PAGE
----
This seminar focuses on editing. In order to attend, you have to submit a sample to Dave and be accepted. You’re committing to a lot of homework, both before and during the workshop. We had a reading list which ensured all participants were starting with the same base knowledge.

All participants send in the first 100 pages and a synopsis of their stories. Part of the pre-seminar homework is to read the first 20 pages and synopsis of the other workshop stories. Getting to read and critique other stories, when you do so honestly, is a learning experience. What do I mean by “critiquing honestly”? I mean not cutting down a story just to cut it down. Your plan should always be to help the writer improve the story. realizing that your comments are just your opinion and you’re not any smarter or better than any other writer. Use critiquing as a way to help someone, but also as a means of seeing what you are doing that might be hurting your own writing.

The work doesn’t end when you get to the workshop. This isn’t a seminar where you can sit back and zone out. Each day, we went over two or more of the workshop stories, discussed story structure and elements, and were given homework that applied the topics discussed. We each left with 10 other perspectives on our story. Another fabulous excercise we did was disecting the story-telling elements in The Hunger Games movie. Many of the workshop participants would go out to lunch or dinner together. We built a community there.

Each participant meets with Dave to go over his comments on the first 100 pages of your novel. I have to say the time spent with Dave was worth far more than the price of admission. Not only is he a genuinely wonderful person, but he has so much insight and experience over the entire entertainment industry. I could have spent hours talking to him about everything from game design to movie making to publishing, and barely dipped my toes in the well of information and experience that he has. Dave pointed out some of the things I knew needed work – my descriptions of places and people were thin. But he also articulated the bigger problem I was having, and a way to address it.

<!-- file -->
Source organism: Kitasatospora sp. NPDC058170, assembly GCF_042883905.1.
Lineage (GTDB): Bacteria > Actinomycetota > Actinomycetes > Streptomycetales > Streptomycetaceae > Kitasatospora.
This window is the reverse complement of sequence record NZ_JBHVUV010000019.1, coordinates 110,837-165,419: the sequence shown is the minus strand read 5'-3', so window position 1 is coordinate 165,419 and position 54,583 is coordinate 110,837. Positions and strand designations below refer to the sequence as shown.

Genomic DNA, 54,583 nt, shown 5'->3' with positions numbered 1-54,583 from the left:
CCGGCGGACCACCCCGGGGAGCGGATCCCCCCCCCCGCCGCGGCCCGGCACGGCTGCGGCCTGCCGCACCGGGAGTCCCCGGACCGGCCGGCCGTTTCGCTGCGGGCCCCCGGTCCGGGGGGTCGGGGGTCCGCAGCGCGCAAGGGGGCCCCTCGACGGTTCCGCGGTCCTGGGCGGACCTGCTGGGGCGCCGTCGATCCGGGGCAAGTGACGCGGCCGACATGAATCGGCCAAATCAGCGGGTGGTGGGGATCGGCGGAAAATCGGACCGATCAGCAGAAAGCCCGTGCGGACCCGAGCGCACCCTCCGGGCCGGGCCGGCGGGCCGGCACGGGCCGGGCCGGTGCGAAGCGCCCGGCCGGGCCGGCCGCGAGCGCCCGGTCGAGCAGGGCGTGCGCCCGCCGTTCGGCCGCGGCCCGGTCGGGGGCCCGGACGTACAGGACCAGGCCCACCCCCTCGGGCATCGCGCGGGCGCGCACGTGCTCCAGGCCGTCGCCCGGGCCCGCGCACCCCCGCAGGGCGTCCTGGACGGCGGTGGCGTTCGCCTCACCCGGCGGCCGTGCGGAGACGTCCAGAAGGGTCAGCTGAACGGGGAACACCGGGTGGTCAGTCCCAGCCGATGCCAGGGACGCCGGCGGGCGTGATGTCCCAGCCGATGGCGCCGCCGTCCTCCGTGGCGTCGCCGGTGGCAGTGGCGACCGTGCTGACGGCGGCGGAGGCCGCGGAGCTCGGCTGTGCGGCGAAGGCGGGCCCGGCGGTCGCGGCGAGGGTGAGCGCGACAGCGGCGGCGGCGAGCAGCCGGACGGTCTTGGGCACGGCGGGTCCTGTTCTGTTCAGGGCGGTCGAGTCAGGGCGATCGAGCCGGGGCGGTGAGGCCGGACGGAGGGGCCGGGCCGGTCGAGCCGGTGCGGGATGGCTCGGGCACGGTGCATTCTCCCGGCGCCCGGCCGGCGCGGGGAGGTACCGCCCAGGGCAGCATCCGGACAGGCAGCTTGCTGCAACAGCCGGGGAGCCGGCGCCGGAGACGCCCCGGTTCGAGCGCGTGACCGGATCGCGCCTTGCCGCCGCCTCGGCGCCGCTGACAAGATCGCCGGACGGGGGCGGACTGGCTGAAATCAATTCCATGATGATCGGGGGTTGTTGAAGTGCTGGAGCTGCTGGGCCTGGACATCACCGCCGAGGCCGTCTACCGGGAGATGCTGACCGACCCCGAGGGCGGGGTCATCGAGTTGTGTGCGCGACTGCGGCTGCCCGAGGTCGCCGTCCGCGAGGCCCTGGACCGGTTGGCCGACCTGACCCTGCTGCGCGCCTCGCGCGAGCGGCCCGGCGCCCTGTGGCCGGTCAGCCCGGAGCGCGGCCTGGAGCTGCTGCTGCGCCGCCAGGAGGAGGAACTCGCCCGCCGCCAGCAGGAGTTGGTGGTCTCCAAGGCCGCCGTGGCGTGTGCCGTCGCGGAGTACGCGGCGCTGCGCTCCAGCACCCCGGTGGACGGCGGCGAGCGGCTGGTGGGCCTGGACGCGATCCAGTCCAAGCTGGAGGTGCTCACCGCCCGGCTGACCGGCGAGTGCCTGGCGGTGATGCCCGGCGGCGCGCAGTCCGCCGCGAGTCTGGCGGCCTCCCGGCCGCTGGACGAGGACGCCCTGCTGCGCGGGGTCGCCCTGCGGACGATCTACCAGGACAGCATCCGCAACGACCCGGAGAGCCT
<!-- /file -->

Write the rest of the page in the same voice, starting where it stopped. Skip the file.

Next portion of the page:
What was the best thing about the workshop? That’s a hard question. The people I met there are wonderful. The knowledge I gained was invaluable. But, I have to say the best thing about the workshop was leaving knowing what I had to do, and that I could accomplish it.

Dave has a workshop for whereever you are in your writing career. He has a host of new writing classes scheduled for 2013 available at workshops. These range from his new Short Fiction Master’s Class, to his Million-Dollar Outlines, Novel Revision class, and Fiction Mastery Class. While there is some overlap between the seminars, each focuses on a different aspect of the craft of writing. I can’t wait to attend some of the other ones.

As if the workshops weren’t cool enough, if you go to to any of his workshops and mention that “I heard about it through the Fictorians,” Dave will buy you a free dinner with him (if time allows), or he’ll give you $20.

If you have the choice between dinner with Dave or $20, take the dinner. Every time.

So please check out his workshops here.

After the Con